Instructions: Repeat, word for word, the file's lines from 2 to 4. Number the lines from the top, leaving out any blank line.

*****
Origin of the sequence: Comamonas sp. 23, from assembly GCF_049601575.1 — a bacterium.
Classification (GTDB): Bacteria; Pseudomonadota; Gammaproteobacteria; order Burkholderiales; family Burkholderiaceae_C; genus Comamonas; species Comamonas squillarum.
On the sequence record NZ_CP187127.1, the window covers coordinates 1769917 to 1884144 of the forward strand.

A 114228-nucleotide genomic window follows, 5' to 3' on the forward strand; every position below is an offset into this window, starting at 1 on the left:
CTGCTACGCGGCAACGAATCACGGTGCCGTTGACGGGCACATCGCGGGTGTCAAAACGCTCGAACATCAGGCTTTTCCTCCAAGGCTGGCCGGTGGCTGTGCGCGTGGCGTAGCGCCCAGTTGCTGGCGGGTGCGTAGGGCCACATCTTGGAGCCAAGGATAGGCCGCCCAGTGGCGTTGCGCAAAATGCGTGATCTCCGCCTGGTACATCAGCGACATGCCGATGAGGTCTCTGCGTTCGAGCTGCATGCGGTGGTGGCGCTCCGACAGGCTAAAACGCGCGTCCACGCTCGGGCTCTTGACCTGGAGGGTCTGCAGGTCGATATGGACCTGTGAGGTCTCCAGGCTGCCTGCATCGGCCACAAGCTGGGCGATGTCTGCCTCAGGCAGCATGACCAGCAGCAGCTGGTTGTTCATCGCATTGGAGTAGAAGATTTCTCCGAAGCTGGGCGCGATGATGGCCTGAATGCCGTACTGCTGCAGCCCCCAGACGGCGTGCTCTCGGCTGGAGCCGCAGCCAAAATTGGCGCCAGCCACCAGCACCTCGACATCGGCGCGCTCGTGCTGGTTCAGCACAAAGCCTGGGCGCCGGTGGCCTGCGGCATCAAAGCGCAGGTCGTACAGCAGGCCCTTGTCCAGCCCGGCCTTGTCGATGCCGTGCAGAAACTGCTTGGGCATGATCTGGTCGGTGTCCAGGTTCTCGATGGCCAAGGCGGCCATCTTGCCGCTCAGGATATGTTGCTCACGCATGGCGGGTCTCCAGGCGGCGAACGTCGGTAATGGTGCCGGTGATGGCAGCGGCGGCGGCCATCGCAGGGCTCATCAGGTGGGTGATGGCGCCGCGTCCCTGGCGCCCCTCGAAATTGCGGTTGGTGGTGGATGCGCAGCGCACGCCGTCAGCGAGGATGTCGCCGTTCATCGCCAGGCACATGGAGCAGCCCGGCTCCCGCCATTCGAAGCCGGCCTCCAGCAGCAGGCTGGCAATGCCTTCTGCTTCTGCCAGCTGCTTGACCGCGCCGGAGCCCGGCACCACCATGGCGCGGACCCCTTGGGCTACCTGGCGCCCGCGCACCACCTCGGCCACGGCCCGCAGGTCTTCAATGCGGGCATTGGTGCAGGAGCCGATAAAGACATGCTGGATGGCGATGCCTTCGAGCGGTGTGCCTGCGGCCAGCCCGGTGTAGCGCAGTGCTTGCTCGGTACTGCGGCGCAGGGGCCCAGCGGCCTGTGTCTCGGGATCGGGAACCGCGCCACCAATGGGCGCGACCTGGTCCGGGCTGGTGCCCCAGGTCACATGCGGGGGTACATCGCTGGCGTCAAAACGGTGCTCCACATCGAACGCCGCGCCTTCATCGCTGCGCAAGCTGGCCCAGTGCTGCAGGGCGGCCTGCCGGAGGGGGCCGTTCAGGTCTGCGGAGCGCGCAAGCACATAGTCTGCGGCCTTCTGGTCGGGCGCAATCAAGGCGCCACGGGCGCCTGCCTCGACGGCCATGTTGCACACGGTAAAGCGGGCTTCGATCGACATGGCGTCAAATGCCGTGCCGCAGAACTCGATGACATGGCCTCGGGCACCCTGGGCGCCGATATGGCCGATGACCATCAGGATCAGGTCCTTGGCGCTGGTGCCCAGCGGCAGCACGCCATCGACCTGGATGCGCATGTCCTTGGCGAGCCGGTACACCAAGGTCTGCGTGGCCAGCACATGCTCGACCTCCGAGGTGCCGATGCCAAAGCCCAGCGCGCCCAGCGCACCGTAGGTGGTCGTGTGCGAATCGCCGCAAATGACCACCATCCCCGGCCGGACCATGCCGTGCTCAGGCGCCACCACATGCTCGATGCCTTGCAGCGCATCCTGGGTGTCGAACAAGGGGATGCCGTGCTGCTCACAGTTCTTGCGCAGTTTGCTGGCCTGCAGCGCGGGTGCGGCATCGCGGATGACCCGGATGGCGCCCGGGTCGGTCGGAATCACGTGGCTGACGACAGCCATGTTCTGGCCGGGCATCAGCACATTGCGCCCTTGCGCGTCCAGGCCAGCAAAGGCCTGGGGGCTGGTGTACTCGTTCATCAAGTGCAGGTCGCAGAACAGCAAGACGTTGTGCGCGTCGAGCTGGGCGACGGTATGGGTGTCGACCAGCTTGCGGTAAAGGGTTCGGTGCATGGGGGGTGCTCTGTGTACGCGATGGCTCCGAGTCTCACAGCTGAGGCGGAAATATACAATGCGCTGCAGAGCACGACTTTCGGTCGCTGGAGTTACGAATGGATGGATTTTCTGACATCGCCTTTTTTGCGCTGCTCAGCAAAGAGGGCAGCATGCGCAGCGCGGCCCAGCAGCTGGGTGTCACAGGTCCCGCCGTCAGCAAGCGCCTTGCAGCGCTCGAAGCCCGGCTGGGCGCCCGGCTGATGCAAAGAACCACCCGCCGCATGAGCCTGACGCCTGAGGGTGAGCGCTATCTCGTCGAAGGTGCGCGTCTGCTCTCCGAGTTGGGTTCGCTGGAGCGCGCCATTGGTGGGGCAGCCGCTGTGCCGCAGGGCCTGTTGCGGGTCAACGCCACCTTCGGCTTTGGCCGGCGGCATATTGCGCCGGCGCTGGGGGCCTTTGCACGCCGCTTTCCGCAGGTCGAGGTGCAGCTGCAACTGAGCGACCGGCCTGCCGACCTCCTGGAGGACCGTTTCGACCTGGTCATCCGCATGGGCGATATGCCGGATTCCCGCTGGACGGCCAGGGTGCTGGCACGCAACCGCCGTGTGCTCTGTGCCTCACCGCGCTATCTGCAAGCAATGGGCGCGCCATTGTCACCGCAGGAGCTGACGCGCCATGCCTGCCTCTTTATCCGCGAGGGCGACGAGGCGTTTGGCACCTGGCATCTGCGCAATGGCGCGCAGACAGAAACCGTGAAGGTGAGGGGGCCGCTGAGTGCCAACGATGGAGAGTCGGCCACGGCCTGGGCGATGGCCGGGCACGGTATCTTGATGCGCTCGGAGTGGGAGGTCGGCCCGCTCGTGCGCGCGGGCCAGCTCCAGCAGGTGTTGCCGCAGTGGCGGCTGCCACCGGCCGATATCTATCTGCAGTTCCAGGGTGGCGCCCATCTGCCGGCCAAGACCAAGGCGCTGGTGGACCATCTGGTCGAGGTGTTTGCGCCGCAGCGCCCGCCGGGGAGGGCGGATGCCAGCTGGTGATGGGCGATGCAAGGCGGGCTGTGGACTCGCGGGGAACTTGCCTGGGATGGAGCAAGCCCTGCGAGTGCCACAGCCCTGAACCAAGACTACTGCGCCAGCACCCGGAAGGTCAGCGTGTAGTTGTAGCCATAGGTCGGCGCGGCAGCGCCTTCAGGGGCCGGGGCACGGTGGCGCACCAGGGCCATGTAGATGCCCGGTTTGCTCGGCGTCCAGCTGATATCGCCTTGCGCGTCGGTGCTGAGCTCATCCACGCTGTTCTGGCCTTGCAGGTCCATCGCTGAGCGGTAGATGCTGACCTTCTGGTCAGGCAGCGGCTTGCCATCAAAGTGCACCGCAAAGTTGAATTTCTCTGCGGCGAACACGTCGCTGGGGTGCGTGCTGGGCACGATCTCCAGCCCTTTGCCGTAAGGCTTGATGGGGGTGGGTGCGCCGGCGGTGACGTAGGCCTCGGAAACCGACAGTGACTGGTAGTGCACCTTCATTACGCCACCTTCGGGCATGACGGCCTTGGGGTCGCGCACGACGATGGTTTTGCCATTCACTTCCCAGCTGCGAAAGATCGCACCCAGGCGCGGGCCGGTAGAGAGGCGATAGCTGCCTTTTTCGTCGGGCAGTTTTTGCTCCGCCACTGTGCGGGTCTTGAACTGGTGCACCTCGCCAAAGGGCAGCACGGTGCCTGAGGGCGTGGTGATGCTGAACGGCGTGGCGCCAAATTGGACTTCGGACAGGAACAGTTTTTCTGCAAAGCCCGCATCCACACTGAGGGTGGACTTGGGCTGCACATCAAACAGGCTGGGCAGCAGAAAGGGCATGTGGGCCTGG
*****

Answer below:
Classification (GTDB): Bacteria; Pseudomonadota; Gammaproteobacteria; order Burkholderiales; family Burkholderiaceae_C; genus Comamonas; species Comamonas squillarum.
On the sequence record NZ_CP187127.1, the window covers coordinates 1769917 to 1884144 of the forward strand.

A 114228-nucleotide genomic window follows, 5' to 3' on the forward strand; every position below is an offset into this window, starting at 1 on the left: